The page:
Debtor Is Denied All Relief after Making False Statements in Bankruptcy Petition

The United States First Circuit Court of Appeals recently published an opinion affirming a lower court’s ruling to dismiss a Chapter 11 bankruptcy petition filed by a man and his wife after confirming that the debtor knowingly made false statements under oath when petitioning for the bankruptcy. Since the bankruptcy code strictly requires debtors to be forthcoming with their assertions to the court, the debtor will be denied any bankruptcy relief because of his false statements, including for debts that he reasonably could have expected to be discharged had he been honest in his prior statements. As a result of this final appellate ruling, the debtor will not be able to seek the discharge of the debts that the bankruptcy initially attempted to address.

CrossiesDebtor Seeks Bankruptcy Protection With $6 Million in Assets and $10 Million in Debts

The debtor at issue in the case of Hannon v. ABCD Holdings, Inc. was the owner of ABCD Holdings, who sought bankruptcy protection for his wife and him in 2012, alleging that he owed over $10 million in debts and had less than $7 million in assets on hand. According to the facts discussed in the appellate opinion, during the course of the proceedings, a minority shareholder in ABCD Holdings exercised an option to purchase a controlling stake in the company, since he suspected that Hannon was mismanaging the company’s assets. After controlling ownership of ABCD Holdings switched to the new owner, Hannon continued to run the day-to-day operations of the company for several months, until the new owner obtained an order forbidding him from doing so.

The Debtor Used Company Funds for Personal Use and Failed to Disclose His Actions

The bankruptcy court ruling, which was later affirmed on appeal, found that after ownership of ABCD Holdings changed but while Hannon continued to manage the company’s operations, he took approximately $100,000 of the company’s assets and converted them for personal use. According to the appellate opinion, Hannon and his family members continued to use bank accounts, credit cards, and other funds that belonged to the company for purely personal reasons, although he did not report these withdrawals on a sworn statement made to the bankruptcy court when he was acting without an attorney. The new owner of ABCD Holdings subsequently objected to the discharge of Hannon’s debts to the company, arguing that his failure to disclose the funds he took from the company in his bankruptcy should prevent him from obtaining a discharge. The court found that Hannon clearly used the business funds for personal use and should have known that his sworn statements to the contrary were patently untrue. Following the U.S. Bankruptcy Code, the court dismissed Hannon’s bankruptcy petition and entered judgment in favor of the company, based on this false statement alone.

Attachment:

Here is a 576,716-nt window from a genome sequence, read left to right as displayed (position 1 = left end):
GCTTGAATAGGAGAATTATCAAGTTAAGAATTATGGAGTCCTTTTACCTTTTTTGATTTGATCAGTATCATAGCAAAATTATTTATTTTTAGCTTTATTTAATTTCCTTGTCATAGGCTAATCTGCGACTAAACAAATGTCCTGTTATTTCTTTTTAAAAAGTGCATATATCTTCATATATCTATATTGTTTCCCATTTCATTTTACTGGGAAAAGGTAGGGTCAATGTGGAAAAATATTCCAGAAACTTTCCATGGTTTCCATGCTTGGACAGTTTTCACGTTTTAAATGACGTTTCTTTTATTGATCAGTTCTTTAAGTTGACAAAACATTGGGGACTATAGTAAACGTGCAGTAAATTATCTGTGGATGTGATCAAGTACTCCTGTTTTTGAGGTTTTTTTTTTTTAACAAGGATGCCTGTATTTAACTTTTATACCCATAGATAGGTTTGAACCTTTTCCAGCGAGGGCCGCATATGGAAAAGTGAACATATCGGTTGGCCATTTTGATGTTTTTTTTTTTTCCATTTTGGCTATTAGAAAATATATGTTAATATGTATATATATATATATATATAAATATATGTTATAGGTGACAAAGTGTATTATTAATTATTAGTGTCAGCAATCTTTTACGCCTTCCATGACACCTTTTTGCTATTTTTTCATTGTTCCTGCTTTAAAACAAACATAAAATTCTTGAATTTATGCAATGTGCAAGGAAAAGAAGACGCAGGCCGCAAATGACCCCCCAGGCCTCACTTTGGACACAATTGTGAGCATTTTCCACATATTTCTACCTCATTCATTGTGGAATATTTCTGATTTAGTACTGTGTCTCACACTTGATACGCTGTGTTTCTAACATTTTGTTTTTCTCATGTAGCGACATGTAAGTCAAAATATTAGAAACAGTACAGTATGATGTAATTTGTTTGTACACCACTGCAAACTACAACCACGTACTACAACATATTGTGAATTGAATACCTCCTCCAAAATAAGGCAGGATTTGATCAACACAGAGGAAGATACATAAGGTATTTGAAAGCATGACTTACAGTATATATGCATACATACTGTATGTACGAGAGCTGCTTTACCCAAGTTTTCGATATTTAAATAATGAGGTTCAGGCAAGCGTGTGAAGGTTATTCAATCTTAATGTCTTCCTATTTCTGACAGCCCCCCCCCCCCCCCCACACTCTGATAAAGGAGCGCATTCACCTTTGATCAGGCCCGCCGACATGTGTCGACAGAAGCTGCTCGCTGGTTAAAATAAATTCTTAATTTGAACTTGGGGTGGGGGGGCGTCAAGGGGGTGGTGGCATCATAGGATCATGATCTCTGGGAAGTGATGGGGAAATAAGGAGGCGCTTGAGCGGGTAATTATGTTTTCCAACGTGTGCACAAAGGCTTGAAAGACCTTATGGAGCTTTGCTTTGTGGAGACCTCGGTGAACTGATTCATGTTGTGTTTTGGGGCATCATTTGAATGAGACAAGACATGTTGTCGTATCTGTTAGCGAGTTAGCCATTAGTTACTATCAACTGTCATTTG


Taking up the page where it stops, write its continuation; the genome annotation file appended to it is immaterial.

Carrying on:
A Failure to Remain Honest in a Bankruptcy Proceeding Can Forfeit Even Legitimate Rights

Since Hannon was found to have knowingly made false statements to the bankruptcy court while under oath, the substance and specifics of his bankruptcy claim became irrelevant. Even debts that he could and should have had discharged are now non-dischargeable because of the statements that the debtor made when he was not represented by a bankruptcy attorney. People considering bankruptcy should always consult with a qualified and competent bankruptcy attorney to avoid forfeiting their right to bankruptcy protection. Even debtors who fear they may have made illegal or unethical financial maneuvers in the past may still benefit from bankruptcy protection if they are forthcoming to the court about their past behaviors and follow the proper procedures to seek a just resolution for all the parties affected by their claim. Since Hannon attempted to mislead the bankruptcy court in his initial filings, he was punished severely and will be unable to take advantage of protections that he would be entitled to receive under different circumstances.

Should You Consult a Bankruptcy Attorney?

If you or a loved one is concerned about a large amount of debt, bankruptcy may give you a path to get your finances under control. The Louisville and Southern Indiana bankruptcy attorneys at the Schwartz Bankruptcy Law Center have the experience to help guide you through your bankruptcy in an affordable manner. Don’t go it alone; mistakes that are made early in a bankruptcy may become permanent and could disqualify you from future relief. Contact us today. Our bankruptcy attorneys represent clients nationwide in several types of bankruptcy proceedings. Call 866-366-3328 or contact us through our website to schedule a risk-free consultation.

More Blog Posts:

Federal Appeals Court Allows Creditors to Seek Repayment of Expired Debt Claims Through Bankruptcy Cases, Kentucky Bankruptcy Lawyers Blog, published September 6, 2016.

Bankruptcy Appellate Panel Affirms Order Discharging a Former Inmate’s Incarceration-Related Costs, Kentucky Bankruptcy Lawyers Blog, published October 5, 2016.

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